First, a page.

Peer-to-peer securities lending has been identified as an emerging trend for a number of years, but with the prospects for several platforms far from certain it has proved perhaps more challenging than expected. Paul Golden reports.
Due to regulatory changes, traditional banking counterparts have pulled back from many transactions and as a result, a void has been created for certain trades for institutional cash and collateral providers.
In a report published in July 2016, BNY Mellon noted that ‘with broker-dealers being more selective in terms of financing, institutional investors may also find further opportunities in a peer-to-peer relationship, in which these buy-side firms are both the collateral provider and receiver’.
Almost two years on, John Wilson, managing director at BNY Mellon Markets says that liquidity is growing rapidly on DBVX, the peer-to-peer collateral trading platform acquired by BNY Mellon in 2016.
“We see DBVX as an opportunity to add structure and transparency through an electronic market with audit trails and controls built in, which improves efficiency of execution,” he explains. “Many market participants are active on the platform, including banks that use it as a distribution vehicle, which makes it easier for them to add clients. This is appealing to banks of all sizes, some of which might not have a massive salesforce or wide geographical presence.”
DBVX has put together a standardised legal framework which gives new participants consistent terms with all other participants in the community and generates savings in terms of time and cost of connecting to more counterparties on the same terms.
This does not remove the challenge of forming a credit view on a counterparty, although the prospect of centrally cleared repo is helpful since this would a useful credit leveller.
The platform is also being used to assess opportunity cost, helping clients measure what Wilson describes as credit slippage - the foregone price improvement or depth from their decision about who they will or will not trade with. If two buy-side firms agree to trade with each other, they might achieve price improvement by meeting in the middle because neither party is subject to bank capital charges.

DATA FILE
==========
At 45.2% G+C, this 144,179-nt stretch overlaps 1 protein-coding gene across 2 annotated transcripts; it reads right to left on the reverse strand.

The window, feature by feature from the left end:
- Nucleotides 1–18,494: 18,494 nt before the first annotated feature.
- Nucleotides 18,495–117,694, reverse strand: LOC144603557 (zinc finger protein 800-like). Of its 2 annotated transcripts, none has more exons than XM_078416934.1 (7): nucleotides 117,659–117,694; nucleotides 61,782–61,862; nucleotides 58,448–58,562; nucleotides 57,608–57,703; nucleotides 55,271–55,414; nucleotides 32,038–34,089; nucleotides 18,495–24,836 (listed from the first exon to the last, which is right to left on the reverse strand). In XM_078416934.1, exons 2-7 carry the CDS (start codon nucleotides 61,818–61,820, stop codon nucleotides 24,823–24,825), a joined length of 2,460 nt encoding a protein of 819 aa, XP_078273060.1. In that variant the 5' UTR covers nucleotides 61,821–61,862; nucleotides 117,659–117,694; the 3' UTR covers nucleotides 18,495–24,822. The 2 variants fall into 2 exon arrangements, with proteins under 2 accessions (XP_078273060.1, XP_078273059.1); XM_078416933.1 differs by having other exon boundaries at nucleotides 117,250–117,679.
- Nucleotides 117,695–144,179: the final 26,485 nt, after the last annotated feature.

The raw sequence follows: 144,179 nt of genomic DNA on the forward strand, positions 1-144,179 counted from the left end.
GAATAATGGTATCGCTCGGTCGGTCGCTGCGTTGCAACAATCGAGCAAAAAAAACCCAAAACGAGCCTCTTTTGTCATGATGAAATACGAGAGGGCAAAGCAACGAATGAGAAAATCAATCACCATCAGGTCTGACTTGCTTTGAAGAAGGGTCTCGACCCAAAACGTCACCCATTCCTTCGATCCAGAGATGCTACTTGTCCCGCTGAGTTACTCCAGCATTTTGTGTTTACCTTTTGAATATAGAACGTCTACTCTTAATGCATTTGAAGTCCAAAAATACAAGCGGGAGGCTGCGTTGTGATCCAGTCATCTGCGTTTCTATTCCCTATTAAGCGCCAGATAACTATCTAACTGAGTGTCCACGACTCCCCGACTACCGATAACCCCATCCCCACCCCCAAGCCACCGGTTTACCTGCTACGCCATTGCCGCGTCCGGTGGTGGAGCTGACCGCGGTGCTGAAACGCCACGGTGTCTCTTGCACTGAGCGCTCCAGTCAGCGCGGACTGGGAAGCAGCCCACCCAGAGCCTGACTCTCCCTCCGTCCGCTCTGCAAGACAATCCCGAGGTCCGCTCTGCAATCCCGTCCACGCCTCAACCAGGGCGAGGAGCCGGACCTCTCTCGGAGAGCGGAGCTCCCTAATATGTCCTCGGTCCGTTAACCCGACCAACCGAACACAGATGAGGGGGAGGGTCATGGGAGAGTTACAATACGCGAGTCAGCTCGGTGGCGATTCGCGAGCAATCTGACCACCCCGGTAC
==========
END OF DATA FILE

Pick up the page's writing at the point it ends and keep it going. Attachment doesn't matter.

“We now have consistent daily volume at levels that are about a five basis point improvement over the Fed's new secured overnight financing rate,” says Wilson. “Participants can settle bilaterally or utilise tri-party settlement with agents other than BNY Mellon, which is useful for those who might want to migrate existing business.”
Future plans include developing an intra-day repo market as well as offering indemnification through schemes that would allow for credit protection on repo.
Deutsche Börse Group global funding & financing sales senior vice president, Frank Odendall, accepts that although Eurex does not currently operate a peer-to-peer platform - choosing instead to focus on business-to-client solutions - interest in the concept is not hard to understand.
“We appreciate that certain buy-side entities could find it beneficial to trade with other non-banks directly given the continuous pressure on bank balance sheets, regulatory considerations or a perceived reduction in bid-offer spreads,” he says.
As for whether there are any reasons why some market participants might choose not to conduct business peer-to-peer, Odendall notes that in the absence of an effective credit mitigation mechanism, potential buy-side clients will probably not be able to transact bilaterally with each other.
This is due to the lack of a sufficiently large credit department, credit appetite or acceptable legal framework, he adds. “In addition, liquidity provision by some buy-side firms could be unreliable as they are typically not set up to provide continuous liquidity and in all market conditions.”
Odendall expects a few large entities to embrace the perceived opportunity of non-CCP peer-to-peer, but reckons significant adoption would be a surprise. “On the other hand, we assume that European buy-side entities - similar to their US counterparts - would start to embrace CCP-cleared repos in which banks could provide balance sheet more easily due to the high netting potential of CCP-cleared securities financing transactions whilst the buy-side could reduce credit, operational and liquidity risks and costs,” he says.
Douglas Brown, head of alternative financing for State Street observes that improved pricing for both parties in the transaction is an obvious attraction for peer-to-peer activity in the lending and repo space. “With respect to repo, there is the expectation that peer-to-peer activity could provide more stable liquidity,” he adds. “Furthermore, across both product segments, counterparty diversification and collateralisation levels can benefit both parties in the transaction.”
Clients may choose not to participate in peer-to-peer activity due to legal, regulatory or policy limitations; concerns about counterparty creditworthiness and stability; preference for anonymity to peers; limitations on acceptable collateral; and inability to support the operational and trading aspects of the transaction, as well as cost of implementation, explains Brown.